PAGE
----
Labour is expected to take the “historic step” of calling for the full integration of social care into the NHS south of the border, when the party meets in Brighton this week.
Labour’s shadow health secretary Andy Burnham told Holyrood that he has the backing of party leader Ed Miliband and shadow chancellor Ed Balls to set out his vision for one service looking after the whole person.
The expected announcement comes as the Scottish Parliament has already begun scrutinising legislation to facilitate the integration of health and social care services in Scotland. The Scottish Government’s Public Bodies (Joint Working) (Scotland) Bill seeks to achieve greater joint working between health boards, local authorities and other partners in a bid to improve outcomes and also the efficiency of services.
Burnham told Holyrood that the status quo in England is “fundamentally unacceptable”.
“I think people are way ahead of politicians on this and in England, governments of all colours have for many years had an approach of disinvestment towards social care and allowed people to pay charges, etc and what that has left us with is a malnourished, minimum wage, zero-hours social care system dishing out social care in 15-minute slots, with barely time to make a cup of tea, never mind have a meaningful conversation and so my argument is that that will never provide enough care for my parents or for anyone’s parents. The message we are sending out is that looking after someone’s parents is the lowest calling you can answer in society and that can not possibly be right, so if you are serious about changing that then you need to be serious about saying we need to pay differently for social care and I am, so I don’t shy away from that.”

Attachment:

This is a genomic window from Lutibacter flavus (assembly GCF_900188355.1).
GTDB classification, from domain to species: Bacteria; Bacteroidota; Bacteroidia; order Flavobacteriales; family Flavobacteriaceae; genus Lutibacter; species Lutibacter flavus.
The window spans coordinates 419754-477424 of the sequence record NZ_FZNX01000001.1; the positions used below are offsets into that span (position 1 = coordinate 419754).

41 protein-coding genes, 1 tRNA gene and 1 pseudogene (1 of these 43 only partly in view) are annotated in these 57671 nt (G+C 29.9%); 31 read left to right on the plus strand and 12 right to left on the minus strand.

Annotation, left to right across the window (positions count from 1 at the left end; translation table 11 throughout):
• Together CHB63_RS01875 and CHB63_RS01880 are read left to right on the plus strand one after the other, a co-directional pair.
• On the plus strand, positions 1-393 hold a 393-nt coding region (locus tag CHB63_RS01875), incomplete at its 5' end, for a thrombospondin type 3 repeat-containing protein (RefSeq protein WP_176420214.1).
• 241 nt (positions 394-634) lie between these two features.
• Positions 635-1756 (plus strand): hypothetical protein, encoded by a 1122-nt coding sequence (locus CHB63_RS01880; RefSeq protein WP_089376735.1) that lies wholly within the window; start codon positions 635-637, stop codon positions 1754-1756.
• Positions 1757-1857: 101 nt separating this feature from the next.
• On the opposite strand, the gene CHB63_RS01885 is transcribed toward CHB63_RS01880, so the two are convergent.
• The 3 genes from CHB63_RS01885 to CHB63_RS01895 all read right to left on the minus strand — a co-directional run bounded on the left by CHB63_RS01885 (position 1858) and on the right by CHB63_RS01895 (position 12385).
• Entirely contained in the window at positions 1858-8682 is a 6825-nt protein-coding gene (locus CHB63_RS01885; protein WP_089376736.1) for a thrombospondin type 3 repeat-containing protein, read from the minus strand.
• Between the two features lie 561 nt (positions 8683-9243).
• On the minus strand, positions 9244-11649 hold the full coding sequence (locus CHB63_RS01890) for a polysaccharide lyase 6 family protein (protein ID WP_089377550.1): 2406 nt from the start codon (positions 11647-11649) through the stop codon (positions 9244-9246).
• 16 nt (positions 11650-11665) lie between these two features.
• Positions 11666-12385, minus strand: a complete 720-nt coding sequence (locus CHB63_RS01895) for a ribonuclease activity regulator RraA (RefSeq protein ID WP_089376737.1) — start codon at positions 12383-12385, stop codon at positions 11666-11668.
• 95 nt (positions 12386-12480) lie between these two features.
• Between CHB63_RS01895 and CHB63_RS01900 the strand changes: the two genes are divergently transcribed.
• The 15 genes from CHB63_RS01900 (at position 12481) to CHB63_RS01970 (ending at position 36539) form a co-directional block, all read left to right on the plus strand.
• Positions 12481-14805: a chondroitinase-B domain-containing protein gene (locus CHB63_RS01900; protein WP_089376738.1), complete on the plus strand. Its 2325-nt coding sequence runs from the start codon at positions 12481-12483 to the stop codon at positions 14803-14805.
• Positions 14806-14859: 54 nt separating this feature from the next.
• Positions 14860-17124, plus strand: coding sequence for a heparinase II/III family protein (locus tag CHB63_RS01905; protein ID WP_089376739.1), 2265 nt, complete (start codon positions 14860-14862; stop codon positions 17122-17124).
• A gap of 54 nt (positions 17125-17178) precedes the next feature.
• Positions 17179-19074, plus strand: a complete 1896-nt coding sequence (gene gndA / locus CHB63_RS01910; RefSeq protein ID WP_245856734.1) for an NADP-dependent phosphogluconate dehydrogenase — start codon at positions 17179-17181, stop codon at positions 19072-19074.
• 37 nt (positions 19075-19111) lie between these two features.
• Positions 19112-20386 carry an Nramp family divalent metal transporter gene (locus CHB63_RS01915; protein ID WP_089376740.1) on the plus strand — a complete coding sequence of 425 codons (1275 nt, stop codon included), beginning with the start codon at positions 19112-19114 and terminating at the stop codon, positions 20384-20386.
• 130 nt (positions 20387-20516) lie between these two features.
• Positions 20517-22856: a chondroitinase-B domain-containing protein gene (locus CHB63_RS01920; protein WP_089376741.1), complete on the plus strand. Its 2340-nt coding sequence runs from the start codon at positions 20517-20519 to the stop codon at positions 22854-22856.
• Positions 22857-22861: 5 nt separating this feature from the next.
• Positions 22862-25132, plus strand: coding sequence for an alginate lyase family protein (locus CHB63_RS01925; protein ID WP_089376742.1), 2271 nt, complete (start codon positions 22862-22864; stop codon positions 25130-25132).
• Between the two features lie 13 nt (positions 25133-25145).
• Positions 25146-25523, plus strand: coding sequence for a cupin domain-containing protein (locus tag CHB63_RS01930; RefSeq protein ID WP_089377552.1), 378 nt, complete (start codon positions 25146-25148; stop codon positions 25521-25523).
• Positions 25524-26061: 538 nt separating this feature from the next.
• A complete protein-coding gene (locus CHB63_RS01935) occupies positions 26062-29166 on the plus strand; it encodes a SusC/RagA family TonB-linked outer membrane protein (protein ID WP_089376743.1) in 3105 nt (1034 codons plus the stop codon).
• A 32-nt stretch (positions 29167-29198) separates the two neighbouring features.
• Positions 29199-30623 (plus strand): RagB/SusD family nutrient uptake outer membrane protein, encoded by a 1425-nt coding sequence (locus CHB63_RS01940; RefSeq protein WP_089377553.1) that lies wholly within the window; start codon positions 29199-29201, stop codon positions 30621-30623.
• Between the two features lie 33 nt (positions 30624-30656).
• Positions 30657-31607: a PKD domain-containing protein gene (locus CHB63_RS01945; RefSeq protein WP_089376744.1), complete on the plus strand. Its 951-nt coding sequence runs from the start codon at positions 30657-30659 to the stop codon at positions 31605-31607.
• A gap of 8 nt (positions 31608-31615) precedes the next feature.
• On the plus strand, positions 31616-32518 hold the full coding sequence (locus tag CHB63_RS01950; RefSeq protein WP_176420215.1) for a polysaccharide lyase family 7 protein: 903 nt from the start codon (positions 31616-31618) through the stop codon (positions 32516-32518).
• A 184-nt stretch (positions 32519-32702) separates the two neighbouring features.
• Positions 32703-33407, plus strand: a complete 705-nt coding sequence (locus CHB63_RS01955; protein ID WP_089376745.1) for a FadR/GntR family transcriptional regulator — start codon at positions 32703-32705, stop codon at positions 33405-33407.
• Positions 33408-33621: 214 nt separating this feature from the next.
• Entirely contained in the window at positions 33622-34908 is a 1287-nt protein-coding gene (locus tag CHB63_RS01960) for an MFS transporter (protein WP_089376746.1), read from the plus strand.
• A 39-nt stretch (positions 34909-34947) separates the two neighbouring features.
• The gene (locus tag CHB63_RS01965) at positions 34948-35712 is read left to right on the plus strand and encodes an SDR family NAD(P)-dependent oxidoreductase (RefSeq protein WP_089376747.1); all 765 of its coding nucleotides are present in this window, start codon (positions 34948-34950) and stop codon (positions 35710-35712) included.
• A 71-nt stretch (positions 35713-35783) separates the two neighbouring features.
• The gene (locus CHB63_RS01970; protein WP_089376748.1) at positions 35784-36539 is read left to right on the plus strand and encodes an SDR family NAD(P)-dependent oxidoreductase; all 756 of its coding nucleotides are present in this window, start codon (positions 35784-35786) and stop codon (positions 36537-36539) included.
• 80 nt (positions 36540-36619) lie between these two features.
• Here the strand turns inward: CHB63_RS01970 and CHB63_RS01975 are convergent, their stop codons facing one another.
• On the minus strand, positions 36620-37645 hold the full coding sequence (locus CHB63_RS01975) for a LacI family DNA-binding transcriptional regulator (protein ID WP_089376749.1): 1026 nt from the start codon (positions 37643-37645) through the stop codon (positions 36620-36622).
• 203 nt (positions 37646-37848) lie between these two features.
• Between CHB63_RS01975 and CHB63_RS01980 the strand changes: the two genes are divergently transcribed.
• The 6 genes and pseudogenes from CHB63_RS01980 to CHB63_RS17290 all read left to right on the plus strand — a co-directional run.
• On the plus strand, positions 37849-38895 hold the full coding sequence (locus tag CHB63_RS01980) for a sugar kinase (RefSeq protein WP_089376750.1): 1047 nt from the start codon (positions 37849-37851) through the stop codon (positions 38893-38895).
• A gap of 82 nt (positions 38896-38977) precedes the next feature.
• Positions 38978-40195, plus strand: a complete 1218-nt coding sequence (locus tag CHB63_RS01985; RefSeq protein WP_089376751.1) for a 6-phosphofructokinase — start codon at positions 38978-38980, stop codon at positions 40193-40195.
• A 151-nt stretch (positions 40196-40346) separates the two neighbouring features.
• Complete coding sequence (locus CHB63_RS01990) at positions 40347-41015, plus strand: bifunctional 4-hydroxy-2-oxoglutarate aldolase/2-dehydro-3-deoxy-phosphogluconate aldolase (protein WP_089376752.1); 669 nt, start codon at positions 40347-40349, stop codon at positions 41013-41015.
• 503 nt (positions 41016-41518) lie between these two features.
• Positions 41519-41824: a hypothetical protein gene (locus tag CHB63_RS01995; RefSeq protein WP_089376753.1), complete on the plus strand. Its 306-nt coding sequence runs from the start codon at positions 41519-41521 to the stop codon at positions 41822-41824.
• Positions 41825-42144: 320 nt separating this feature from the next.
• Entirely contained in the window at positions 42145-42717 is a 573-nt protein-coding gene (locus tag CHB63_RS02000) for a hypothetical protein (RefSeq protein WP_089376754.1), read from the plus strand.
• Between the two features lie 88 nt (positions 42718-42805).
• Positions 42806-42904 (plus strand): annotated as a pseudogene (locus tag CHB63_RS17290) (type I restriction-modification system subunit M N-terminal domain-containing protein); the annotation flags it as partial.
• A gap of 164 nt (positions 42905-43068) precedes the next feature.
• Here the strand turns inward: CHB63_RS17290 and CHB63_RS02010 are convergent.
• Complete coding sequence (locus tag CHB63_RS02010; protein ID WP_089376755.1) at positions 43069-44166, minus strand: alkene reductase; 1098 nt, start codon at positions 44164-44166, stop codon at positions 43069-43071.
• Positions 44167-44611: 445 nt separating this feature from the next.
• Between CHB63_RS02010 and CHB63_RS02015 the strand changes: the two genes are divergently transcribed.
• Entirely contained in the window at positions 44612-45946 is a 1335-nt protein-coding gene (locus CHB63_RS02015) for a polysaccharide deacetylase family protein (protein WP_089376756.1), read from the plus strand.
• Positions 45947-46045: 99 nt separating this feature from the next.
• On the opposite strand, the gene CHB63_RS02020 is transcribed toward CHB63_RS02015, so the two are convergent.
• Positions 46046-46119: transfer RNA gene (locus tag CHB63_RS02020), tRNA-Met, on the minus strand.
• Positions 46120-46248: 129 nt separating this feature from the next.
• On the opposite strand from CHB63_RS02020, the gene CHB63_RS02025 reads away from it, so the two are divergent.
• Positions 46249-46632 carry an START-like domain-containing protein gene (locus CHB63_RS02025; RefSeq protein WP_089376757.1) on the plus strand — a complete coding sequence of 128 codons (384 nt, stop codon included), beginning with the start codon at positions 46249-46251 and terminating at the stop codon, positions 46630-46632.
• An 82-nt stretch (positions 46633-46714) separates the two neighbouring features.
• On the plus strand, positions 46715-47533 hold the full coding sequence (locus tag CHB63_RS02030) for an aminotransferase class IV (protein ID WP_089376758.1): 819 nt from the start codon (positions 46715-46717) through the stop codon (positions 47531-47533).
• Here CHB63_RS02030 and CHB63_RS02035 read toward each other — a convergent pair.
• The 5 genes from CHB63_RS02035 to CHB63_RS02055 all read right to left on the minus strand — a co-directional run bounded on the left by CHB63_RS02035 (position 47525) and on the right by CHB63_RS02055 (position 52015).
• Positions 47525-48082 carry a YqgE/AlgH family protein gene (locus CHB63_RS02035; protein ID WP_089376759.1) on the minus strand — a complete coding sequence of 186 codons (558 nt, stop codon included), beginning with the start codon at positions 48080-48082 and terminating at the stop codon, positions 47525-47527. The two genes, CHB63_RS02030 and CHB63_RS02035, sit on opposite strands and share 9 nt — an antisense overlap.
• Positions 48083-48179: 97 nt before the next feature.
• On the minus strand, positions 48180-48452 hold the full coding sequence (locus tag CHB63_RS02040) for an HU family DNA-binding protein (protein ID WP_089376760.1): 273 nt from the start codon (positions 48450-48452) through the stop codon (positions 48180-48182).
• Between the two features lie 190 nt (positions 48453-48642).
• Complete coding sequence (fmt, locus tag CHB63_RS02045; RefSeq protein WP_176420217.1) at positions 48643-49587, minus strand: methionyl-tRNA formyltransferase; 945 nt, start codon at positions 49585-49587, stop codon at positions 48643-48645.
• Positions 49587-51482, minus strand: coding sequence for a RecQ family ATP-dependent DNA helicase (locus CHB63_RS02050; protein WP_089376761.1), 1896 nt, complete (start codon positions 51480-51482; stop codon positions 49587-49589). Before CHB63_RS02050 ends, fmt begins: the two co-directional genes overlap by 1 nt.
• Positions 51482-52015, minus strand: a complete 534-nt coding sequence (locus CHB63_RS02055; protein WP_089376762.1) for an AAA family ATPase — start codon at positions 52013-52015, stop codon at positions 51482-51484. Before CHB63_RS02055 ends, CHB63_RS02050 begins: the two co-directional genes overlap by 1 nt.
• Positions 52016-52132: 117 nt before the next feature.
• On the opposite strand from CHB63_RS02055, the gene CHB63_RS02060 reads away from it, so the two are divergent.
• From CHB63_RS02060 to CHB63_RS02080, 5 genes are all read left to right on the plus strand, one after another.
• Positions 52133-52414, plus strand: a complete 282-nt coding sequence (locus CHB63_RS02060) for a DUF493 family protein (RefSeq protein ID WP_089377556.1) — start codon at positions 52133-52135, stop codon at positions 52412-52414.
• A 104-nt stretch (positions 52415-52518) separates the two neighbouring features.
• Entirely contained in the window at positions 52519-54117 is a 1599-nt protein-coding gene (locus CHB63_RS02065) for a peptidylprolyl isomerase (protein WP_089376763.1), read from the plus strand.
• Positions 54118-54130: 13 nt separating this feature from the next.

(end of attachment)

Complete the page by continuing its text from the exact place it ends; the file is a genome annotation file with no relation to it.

Burnham also revealed that he hopes to see greater consistency of health policies across the border. Since responsibility for health was devolved to the Scottish Parliament in 1999, it has used its powers to pursue separate flagship policies such as free personal care, free eye tests, and free prescriptions, and also chose to introduce the groundbreaking ban on smoking in enclosed public spaces a year ahead of England. However, while Burnham professes to be a “huge advocate” of devolution, he suggests that it now needs to enter a “different phase”.
“That is why I am talking quite passionately about getting English Labour MPs back up the road and for me, sitting down with Neil [Findlay] and Richard [Simpson] and Rhoda [Grant] and others and saying, let’s get health policies that can be consistent across England, Scotland and Wales. Wouldn’t that be a good thing, pulling in the same direction as opposed to pulling our separate ways? Devolution, in its early days, was about doing something different and it needs to enter a different phase where we start talking again more about a UK-wide policy because in the end, that helps everybody.”